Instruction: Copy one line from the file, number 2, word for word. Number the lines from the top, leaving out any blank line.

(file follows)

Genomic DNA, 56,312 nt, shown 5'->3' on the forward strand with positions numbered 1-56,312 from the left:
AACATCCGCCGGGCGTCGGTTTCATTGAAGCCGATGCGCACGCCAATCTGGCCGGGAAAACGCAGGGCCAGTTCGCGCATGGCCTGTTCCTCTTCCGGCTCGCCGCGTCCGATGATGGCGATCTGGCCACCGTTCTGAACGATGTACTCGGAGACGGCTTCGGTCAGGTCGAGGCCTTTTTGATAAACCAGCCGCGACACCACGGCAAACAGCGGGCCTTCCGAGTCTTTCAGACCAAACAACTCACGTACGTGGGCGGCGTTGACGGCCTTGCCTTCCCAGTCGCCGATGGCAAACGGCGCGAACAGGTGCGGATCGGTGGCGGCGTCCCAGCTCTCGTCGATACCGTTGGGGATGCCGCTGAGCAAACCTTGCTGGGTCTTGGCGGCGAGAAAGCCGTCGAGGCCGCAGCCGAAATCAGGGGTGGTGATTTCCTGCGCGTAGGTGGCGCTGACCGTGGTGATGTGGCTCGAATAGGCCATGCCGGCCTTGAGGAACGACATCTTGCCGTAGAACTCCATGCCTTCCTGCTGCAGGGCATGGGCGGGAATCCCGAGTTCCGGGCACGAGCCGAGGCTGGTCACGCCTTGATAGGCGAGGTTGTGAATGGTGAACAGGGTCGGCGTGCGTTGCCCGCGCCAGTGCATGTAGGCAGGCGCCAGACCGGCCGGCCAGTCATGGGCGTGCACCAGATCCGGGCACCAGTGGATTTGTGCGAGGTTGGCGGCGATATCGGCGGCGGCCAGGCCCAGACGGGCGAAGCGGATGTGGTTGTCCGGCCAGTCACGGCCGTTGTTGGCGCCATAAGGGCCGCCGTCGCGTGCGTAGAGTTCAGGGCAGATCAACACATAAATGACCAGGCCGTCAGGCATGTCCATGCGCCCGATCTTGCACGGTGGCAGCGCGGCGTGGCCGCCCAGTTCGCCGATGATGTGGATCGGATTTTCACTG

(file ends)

AACATCCGCCGGGCGTCGGTTTCATTGAAGCCGATGCGCACGCCAATCTGGCCGGGAAAACGCAGGGCCAGTTCGCGCATGGCCTGTTCCTCTTCCGGCTCGCCGCGTCCGATGATGGCGATCTGGCCACCGTTCTGAACGATGTACTCGGAGACGGCTTCGGTCAGGTCGAGGCCTTTTTGATAAACCAGCCGCGACACCACGGCAAACAGCGGGCCTTCCGAGTCTTTCAGACCAAACAACTCACGTACGTGGGCGGCGTTGACGGCCTTGCCTTCCCAGTCGCCGATGGCAAACGGCGCGAACAGGTGCGGATCGGTGGCGGCGTCCCAGCTCTCGTCGATACCGTTGGGGATGCCGCTGAGCAAACCTTGCTGGGTCTTGGCGGCGAGAAAGCCGTCGAGGCCGCAGCCGAAATCAGGGGTGGTGATTTCCTGCGCGTAGGTGGCGCTGACCGTGGTGATGTGGCTCGAATAGGCCATGCCGGCCTTGAGGAACGACATCTTGCCGTAGAACTCCATGCCTTCCTGCTGCAGGGCATGGGCGGGAATCCCGAGTTCCGGGCACGAGCCGAGGCTGGTCACGCCTTGATAGGCGAGGTTGTGAATGGTGAACAGGGTCGGCGTGCGTTGCCCGCGCCAGTGCATGTAGGCAGGCGCCAGACCGGCCGGCCAGTCATGGGCGTGCACCAGATCCGGGCACCAGTGGATTTGTGCGAGGTTGGCGGCGATATCGGCGGCGGCCAGGCCCAGACGGGCGAAGCGGATGTGGTTGTCCGGCCAGTCACGGCCGTTGTTGGCGCCATAAGGGCCGCCGTCGCGTGCGTAGAGTTCAGGGCAGATCAACACATAAATGACCAGGCCGTCAGGCATGTCCATGCGCCCGATCTTGCACGGTGGCAGCGCGGCGTGGCCGCCCAGTTCGCCGATGATGTGGATCGGATTTTCACTG